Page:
Andover Historic Preservation


232 SALEM ST232 salem st (click to enlarge)

232 SALEM ST

architectural description

NRIND NRMRA

Style: Georgian

Other features: ell may be earlier ?; chimney looks older; brick floor in basement; good site

historical narrative

Present owner: Taft, Frederic Emil (14 Jul 1967)

Original owner: David Gray II built house; (land in Gray family from 1699)

Subsequent uses: Blacksmith shop from 1737 ; Grist Mill, Mill for grinding scythes; granary; spinning shop on property; weave/spin shop

Themes: Agricultural, Architectural, Community development

Historical significance: In 1679, Nicholas Holt, (one of original Andover freeholders) specified "for the love he bears his son-in-law, Robert Gray" made him a gift of 5 acres, south of Holt's Hill. Gray Farm dates from 1699, when Robert Gray, Mariner, bought land from Nicholas Holt and Dudley Bradstreet. According to old deeds, Gray land holdings were extensive, include Gibbet plain, present Harold Parker State Forest, where was once located the place for public execution for Essex and Middlesex County. David Gray II built the present house, but remains of earlier buildings are still extant. Farm was once self-sufficient and included on grounds, a granary, cider mill, blacksmith shop, spinning house, grist mill on Skug River and a mill for grinding scythes.
Blacksmith shop across street from house is mentioned in Gray will dated 1737; although constructed of wood, it is in good condition and still contains some early blacksmith tools. Foundation opposite house is "Old Gray Mill" or grist mill "the old grindstone is down in field with top stone, Miss Alice Gray used to cap her own well" (note: Andover Historical Society files) dated May, 1934.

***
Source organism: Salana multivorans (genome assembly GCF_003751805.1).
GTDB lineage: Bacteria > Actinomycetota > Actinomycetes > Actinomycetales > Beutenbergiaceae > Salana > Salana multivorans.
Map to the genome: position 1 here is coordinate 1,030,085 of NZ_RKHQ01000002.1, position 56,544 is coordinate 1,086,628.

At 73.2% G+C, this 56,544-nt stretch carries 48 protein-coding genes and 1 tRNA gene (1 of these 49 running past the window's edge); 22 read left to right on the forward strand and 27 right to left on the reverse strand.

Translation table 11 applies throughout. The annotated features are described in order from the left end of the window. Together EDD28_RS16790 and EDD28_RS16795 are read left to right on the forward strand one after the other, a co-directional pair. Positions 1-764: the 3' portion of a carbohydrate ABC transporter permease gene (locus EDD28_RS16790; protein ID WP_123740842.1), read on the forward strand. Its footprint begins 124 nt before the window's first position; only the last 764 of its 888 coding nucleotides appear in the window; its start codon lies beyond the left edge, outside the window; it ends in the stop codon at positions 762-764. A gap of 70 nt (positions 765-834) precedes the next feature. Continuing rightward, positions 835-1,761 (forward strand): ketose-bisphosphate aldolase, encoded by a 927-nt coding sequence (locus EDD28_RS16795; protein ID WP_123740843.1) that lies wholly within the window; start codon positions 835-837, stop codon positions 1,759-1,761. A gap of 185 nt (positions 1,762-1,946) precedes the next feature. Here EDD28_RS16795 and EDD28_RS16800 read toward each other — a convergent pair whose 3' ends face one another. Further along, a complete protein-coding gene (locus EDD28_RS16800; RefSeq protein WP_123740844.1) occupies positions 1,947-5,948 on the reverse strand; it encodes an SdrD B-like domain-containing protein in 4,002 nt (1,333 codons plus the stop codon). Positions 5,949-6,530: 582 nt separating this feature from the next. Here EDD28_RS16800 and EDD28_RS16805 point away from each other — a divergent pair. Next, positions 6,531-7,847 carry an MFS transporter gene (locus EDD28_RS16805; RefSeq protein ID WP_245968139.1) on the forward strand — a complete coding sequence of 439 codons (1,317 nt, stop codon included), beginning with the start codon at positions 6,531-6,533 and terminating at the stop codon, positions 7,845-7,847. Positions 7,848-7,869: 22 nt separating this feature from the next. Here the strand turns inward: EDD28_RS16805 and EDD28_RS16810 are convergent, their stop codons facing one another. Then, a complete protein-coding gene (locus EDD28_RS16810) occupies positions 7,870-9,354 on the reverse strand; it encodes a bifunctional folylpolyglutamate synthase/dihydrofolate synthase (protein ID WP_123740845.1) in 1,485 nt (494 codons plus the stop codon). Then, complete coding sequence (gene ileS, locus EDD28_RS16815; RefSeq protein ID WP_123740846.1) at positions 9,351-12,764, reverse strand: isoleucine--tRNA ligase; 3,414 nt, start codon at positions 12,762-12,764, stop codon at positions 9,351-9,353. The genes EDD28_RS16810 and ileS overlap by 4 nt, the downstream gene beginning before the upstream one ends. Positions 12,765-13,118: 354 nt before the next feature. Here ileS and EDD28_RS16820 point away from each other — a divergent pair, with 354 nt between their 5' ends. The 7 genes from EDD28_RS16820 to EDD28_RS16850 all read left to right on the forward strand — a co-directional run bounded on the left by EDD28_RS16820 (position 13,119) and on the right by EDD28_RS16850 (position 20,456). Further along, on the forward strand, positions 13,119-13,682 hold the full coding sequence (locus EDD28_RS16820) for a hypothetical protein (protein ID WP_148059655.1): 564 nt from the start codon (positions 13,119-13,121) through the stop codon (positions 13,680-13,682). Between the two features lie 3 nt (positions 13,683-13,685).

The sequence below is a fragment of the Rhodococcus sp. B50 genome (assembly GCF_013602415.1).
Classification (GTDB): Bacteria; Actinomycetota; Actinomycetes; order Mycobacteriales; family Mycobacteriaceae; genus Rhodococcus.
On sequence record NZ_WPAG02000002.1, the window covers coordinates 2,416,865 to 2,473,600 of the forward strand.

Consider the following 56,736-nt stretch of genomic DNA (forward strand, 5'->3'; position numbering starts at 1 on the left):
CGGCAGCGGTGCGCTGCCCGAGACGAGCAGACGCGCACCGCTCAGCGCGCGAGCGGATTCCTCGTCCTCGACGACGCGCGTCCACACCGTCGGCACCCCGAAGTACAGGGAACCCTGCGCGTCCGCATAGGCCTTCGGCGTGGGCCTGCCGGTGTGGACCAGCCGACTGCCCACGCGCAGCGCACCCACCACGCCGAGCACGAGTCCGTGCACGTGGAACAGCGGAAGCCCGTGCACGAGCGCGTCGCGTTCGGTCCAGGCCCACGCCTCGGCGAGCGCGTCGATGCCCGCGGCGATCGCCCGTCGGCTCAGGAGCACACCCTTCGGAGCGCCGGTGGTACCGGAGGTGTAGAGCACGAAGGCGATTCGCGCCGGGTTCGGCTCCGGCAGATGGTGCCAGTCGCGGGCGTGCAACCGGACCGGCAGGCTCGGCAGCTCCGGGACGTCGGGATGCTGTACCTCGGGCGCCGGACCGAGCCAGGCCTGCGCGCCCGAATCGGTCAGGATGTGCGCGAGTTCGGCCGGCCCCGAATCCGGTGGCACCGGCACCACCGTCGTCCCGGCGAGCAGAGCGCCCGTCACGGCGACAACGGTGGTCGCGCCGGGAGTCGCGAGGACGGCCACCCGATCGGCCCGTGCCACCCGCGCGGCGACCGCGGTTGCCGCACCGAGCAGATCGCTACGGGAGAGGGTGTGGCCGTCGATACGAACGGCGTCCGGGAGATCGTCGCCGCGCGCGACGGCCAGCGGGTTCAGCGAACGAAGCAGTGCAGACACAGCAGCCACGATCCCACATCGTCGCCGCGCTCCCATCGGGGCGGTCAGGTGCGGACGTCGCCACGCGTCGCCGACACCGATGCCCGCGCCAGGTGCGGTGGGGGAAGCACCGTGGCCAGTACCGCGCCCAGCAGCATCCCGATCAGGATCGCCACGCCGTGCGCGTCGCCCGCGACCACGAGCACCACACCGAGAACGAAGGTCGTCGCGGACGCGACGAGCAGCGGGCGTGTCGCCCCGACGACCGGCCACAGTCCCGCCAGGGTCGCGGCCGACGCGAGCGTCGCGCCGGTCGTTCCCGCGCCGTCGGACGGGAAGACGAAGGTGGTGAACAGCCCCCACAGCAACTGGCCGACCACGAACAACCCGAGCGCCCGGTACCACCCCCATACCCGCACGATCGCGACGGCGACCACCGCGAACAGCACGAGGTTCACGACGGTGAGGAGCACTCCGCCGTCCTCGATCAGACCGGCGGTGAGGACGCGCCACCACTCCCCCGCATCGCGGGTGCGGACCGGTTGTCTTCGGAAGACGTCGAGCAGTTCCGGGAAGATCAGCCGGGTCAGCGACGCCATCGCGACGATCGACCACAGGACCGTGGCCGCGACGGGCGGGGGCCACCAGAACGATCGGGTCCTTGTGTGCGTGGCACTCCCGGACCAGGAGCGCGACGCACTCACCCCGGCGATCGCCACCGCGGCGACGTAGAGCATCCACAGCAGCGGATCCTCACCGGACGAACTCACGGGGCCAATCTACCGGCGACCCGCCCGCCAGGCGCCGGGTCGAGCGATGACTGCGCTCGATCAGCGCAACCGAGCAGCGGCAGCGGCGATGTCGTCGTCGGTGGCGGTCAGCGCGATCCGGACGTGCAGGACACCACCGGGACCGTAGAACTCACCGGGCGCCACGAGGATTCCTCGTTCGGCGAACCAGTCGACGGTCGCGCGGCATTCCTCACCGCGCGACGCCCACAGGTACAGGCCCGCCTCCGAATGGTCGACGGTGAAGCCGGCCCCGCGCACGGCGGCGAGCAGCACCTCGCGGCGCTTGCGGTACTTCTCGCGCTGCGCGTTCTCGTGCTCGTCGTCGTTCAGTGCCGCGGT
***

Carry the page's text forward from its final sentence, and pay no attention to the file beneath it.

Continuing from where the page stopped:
Small house across road from main house was moved and is thought to have been ell of original house (1699). Alice Gray sold this part of 1699 house and it was moved across street as spinning house, with spinning wheels, reels, etc. Altered when moved. Miss Gray also sold some window sashes with leaded glass to be used in Henry Ford's Dearborn, Michigan museum. Door of spinning house thought to be the door of the first Gray house here.
Interesting legends/tales connected with Gray homestead; David Gray hanged himself Jan 7, 1767, was refused Christian burial at South Church Cemetery, later reburied there.
When David Gray II built house now standing, he had lumber hauled by oxen from his wood lot in Wilton, N.H. David II was excommunicated from South Church as a Universalist in 1830.

Rev. Arthur Taft restored house after 1932; took out one stairway leaving two; removed Victorian - era porch which had been added by Alice Gray; reduced bedrooms to four to put in two more bathrooms. Door latches in house were most likely made at the blacksmith shop on premises.

bibliography/references

Andover Historical Society files

North Andover Historical Society file: Merrimack Valley Textile Museum

Abbott, Charlotte, Helen; "Andover Families - Gray"

Goldsmith, Bessie; "Historical Houses of Andover, Mass." 1946

Taft, Rev. Arthur; "The Gray Farm and its Family" delivered before Andover Historical Society, Jan. 25, 1942.

See also Barn Survey

May 1991, Andover Preservation Award

See 1980 National Register Nomination for updated information

inventory data

Table: Inventory Data for 232 SALEM ST
Place: Andover Center
Historic District: Not Applicable
Address: 232 salem st
Historic Name: Gray, David House
Present Use: residence
Original Use: farm and residence
Date of Construction: 1812
Source: early records - style - njs
Style/Form: Other
Architect/Builder:
Foundation:
Wall/Trim: clapboards
Roof:
Outbuildings / Secondary Structures large barn to rear
Major Alterations: restored (1932) ell moved from original house across street (mid - 19th century)
Condition:
Moved:
Demolished:
Acreage: 3.58 acres; lot size: 27.49 acres??; approx. frontage: 1770'
Setting:
MHC inventory number:
Recorded by: Stack/Mofford
Organization: Andover Historical Commission
Date: 1975 - 1977

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